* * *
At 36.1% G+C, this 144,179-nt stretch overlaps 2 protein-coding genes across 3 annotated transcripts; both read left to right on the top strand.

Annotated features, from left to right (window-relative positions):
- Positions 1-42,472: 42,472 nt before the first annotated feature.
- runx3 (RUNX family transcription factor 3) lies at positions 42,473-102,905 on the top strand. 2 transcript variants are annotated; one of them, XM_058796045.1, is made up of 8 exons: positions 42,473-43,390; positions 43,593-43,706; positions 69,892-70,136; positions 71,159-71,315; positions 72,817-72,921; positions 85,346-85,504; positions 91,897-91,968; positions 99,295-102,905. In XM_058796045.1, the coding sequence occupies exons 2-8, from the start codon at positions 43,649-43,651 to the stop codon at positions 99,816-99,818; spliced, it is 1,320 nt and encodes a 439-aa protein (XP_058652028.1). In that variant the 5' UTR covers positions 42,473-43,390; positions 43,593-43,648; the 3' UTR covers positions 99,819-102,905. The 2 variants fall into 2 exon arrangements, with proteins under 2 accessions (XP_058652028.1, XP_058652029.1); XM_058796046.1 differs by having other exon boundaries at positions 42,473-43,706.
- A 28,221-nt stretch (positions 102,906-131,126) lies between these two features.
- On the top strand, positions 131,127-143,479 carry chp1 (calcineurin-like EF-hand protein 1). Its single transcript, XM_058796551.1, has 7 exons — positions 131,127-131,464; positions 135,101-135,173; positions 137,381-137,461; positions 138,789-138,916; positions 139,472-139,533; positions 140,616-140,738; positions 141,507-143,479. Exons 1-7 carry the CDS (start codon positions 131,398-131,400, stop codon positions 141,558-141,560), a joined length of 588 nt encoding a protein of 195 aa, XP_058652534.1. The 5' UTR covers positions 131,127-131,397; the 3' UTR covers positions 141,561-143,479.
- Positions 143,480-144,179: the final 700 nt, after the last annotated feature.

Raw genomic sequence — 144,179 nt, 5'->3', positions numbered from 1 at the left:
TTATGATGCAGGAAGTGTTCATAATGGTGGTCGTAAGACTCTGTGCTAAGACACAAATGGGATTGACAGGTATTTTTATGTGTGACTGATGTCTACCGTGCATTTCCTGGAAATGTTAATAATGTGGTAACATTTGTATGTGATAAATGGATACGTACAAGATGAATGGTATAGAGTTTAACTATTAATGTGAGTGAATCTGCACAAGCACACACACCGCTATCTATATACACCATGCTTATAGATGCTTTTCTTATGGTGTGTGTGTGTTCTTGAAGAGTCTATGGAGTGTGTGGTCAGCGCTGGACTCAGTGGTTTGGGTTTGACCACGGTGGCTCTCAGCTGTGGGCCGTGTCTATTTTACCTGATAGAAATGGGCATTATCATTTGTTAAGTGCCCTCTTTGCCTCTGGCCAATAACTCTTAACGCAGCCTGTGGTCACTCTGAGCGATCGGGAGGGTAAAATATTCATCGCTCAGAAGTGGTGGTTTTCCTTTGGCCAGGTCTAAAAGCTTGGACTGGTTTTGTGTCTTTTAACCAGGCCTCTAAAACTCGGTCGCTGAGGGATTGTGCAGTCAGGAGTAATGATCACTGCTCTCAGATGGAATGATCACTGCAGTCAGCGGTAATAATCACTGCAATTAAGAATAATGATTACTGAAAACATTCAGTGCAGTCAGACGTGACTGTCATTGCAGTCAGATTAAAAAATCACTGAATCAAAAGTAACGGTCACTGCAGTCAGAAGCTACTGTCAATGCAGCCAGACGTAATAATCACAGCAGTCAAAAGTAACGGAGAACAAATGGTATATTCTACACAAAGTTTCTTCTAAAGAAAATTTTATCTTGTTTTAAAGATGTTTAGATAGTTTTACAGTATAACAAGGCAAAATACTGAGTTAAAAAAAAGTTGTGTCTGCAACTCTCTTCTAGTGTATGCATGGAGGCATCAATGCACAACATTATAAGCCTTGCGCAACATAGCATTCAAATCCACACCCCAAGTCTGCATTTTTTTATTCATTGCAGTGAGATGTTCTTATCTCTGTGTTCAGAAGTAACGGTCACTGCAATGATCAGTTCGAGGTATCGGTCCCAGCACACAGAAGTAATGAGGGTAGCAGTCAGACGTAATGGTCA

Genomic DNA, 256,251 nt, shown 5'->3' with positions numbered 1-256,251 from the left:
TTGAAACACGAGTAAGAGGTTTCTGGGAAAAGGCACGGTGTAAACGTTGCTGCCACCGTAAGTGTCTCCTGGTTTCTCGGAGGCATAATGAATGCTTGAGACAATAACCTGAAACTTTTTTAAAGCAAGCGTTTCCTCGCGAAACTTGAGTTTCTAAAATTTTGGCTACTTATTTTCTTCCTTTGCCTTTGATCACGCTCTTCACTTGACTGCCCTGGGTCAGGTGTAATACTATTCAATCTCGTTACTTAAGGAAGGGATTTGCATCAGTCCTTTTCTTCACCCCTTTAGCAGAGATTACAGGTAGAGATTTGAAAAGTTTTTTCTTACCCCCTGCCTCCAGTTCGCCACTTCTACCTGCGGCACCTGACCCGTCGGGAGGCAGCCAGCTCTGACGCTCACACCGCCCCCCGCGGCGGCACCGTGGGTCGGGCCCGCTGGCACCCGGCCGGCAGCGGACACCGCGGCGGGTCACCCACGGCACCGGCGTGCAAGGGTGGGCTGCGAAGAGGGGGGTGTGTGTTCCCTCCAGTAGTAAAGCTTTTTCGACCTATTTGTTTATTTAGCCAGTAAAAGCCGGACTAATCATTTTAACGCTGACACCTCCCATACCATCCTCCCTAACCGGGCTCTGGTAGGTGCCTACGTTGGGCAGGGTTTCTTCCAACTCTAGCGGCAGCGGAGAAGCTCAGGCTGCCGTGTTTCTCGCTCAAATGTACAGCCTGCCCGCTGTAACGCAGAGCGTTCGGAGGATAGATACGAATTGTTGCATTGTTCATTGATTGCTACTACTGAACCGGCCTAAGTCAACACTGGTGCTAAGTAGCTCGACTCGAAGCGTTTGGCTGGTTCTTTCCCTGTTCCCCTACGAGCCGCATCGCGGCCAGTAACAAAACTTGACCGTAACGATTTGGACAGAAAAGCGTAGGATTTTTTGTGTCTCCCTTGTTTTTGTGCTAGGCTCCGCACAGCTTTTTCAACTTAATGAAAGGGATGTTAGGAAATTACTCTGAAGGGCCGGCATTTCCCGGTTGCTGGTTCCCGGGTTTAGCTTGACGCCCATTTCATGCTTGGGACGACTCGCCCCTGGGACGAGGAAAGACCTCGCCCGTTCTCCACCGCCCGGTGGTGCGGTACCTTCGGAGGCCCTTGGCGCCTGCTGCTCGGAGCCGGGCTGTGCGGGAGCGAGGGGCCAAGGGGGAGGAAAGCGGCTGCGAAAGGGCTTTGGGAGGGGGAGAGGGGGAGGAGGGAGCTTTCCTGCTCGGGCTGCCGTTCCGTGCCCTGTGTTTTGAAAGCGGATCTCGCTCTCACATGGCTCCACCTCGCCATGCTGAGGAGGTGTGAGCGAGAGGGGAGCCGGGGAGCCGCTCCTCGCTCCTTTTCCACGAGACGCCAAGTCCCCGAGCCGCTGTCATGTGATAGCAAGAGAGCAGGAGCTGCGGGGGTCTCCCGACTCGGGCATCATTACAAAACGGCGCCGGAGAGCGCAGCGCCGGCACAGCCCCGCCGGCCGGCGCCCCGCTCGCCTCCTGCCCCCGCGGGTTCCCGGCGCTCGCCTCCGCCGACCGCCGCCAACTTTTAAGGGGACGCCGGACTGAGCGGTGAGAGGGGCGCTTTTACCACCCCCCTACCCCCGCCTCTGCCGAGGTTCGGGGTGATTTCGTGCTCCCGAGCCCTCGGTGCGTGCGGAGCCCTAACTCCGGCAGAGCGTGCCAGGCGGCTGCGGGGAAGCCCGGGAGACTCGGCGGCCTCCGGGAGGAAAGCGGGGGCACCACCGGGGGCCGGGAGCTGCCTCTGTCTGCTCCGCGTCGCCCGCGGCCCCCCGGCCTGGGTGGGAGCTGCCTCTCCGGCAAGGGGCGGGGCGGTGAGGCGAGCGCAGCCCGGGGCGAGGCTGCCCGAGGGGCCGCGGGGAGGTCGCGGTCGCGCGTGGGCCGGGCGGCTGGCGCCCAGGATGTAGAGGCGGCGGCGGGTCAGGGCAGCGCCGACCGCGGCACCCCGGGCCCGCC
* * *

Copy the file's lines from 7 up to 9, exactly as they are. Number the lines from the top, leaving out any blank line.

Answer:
- Positions 143,480-144,179: the final 700 nt, after the last annotated feature.

Raw genomic sequence — 144,179 nt, 5'->3', positions numbered from 1 at the left:
TTATGATGCAGGAAGTGTTCATAATGGTGGTCGTAAGACTCTGTGCTAAGACACAAATGGGATTGACAGGTATTTTTATGTGTGACTGATGTCTACCGTGCATTTCCTGGAAATGTTAATAATGTGGTAACATTTGTATGTGATAAATGGATACGTACAAGATGAATGGTATAGAGTTTAACTATTAATGTGAGTGAATCTGCACAAGCACACACACCGCTATCTATATACACCATGCTTATAGATGCTTTTCTTATGGTGTGTGTGTGTTCTTGAAGAGTCTATGGAGTGTGTGGTCAGCGCTGGACTCAGTGGTTTGGGTTTGACCACGGTGGCTCTCAGCTGTGGGCCGTGTCTATTTTACCTGATAGAAATGGGCATTATCATTTGTTAAGTGCCCTCTTTGCCTCTGGCCAATAACTCTTAACGCAGCCTGTGGTCACTCTGAGCGATCGGGAGGGTAAAATATTCATCGCTCAGAAGTGGTGGTTTTCCTTTGGCCAGGTCTAAAAGCTTGGACTGGTTTTGTGTCTTTTAACCAGGCCTCTAAAACTCGGTCGCTGAGGGATTGTGCAGTCAGGAGTAATGATCACTGCTCTCAGATGGAATGATCACTGCAGTCAGCGGTAATAATCACTGCAATTAAGAATAATGATTACTGAAAACATTCAGTGCAGTCAGACGTGACTGTCATTGCAGTCAGATTAAAAAATCACTGAATCAAAAGTAACGGTCACTGCAGTCAGAAGCTACTGTCAATGCAGCCAGACGTAATAATCACAGCAGTCAAAAGTAACGGAGAACAAATGGTATATTCTACACAAAGTTTCTTCTAAAGAAAATTTTATCTTGTTTTAAAGATGTTTAGATAGTTTTACAGTATAACAAGGCAAAATACTGAGTTAAAAAAAAGTTGTGTCTGCAACTCTCTTCTAGTGTATGCATGGAGGCATCAATGCACAACATTATAAGCCTTGCGCAACATAGCATTCAAATCCACACCCCAAGTCTGCATTTTTTTATTCATTGCAGTGAGATGTTCTTATCTCTGTGTTCAGAAGTAACGGTCACTGCAATGATCAGTTCGAGGTATCGGTCCCAGCACACAGAAGTAATGAGGGTAGCAGTCAGACGTAATGGTCA